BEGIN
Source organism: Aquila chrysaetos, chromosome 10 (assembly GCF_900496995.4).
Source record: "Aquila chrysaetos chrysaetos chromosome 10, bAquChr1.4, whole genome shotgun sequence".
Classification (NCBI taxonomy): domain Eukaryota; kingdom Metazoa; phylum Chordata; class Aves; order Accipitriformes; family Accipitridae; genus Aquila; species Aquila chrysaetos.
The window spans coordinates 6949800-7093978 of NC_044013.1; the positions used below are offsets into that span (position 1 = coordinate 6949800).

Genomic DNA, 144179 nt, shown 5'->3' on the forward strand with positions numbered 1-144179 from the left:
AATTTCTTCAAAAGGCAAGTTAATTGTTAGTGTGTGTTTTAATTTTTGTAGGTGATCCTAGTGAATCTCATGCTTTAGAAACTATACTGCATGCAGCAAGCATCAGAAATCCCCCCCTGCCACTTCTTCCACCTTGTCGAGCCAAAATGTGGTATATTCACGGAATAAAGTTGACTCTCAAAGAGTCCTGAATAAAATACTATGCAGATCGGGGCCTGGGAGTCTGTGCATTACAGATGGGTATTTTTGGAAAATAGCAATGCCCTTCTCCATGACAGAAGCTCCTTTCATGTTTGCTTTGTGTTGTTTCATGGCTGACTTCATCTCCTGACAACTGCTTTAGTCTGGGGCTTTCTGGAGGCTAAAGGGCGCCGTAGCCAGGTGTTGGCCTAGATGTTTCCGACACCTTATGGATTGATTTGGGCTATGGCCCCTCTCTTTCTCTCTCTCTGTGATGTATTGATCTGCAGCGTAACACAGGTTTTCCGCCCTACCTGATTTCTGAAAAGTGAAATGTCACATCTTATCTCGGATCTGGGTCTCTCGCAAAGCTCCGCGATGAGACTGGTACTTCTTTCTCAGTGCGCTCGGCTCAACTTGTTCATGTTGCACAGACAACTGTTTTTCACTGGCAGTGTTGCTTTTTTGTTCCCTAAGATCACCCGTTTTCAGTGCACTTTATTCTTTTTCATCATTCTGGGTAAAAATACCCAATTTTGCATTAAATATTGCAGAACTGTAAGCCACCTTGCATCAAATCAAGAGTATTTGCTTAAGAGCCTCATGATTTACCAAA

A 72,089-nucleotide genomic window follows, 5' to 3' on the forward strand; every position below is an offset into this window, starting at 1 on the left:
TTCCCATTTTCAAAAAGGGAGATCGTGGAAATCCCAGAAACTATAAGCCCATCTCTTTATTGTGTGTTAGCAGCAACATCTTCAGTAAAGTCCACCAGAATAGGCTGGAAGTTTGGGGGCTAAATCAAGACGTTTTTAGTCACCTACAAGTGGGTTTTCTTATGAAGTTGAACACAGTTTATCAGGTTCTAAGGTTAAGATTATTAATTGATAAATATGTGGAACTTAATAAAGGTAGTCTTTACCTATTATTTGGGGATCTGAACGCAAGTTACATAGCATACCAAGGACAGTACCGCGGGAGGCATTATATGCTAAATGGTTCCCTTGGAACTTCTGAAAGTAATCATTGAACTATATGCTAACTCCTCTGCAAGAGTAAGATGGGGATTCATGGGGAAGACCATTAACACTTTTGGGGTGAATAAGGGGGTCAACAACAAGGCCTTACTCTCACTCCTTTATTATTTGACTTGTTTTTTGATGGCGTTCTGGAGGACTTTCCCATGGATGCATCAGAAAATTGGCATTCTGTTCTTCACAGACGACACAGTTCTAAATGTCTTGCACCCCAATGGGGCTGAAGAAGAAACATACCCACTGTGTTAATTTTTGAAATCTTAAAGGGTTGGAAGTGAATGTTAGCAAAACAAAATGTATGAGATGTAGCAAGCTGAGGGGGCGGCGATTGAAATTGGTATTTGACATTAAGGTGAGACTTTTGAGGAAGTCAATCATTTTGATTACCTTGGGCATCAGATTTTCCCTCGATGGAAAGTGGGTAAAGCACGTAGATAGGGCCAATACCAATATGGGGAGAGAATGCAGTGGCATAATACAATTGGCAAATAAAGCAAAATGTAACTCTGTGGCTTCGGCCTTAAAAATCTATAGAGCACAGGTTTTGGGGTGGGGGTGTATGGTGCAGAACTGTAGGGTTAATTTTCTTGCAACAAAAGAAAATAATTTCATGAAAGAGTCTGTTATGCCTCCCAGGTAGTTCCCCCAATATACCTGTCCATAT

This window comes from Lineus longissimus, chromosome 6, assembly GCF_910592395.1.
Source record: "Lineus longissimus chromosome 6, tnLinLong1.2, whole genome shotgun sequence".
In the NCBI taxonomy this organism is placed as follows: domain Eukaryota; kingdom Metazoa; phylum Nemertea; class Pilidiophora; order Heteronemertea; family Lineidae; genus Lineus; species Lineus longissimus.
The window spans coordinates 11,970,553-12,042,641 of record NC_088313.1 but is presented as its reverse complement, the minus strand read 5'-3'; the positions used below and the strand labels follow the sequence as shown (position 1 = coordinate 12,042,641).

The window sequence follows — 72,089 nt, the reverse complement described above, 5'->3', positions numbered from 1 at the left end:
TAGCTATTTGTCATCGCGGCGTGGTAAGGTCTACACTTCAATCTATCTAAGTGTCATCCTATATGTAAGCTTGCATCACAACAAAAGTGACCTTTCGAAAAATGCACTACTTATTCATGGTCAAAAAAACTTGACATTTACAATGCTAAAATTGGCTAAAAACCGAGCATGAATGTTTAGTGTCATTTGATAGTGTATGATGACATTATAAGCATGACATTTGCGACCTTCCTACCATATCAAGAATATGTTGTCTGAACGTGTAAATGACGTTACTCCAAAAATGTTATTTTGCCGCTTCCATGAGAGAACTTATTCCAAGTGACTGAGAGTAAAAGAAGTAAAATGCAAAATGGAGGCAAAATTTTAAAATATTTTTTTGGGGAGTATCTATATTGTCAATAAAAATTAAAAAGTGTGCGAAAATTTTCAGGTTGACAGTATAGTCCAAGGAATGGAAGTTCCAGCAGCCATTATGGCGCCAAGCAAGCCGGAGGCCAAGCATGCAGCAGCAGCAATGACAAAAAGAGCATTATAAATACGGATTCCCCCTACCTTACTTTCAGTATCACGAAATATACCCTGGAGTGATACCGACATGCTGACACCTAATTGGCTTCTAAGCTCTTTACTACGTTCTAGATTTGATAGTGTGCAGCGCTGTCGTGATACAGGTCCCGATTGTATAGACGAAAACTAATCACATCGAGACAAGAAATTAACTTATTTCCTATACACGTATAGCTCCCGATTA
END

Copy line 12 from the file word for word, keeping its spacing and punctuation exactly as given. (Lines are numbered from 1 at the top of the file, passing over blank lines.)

The window spans coordinates 11,970,553-12,042,641 of record NC_088313.1 but is presented as its reverse complement, the minus strand read 5'-3'; the positions used below and the strand labels follow the sequence as shown (position 1 = coordinate 12,042,641).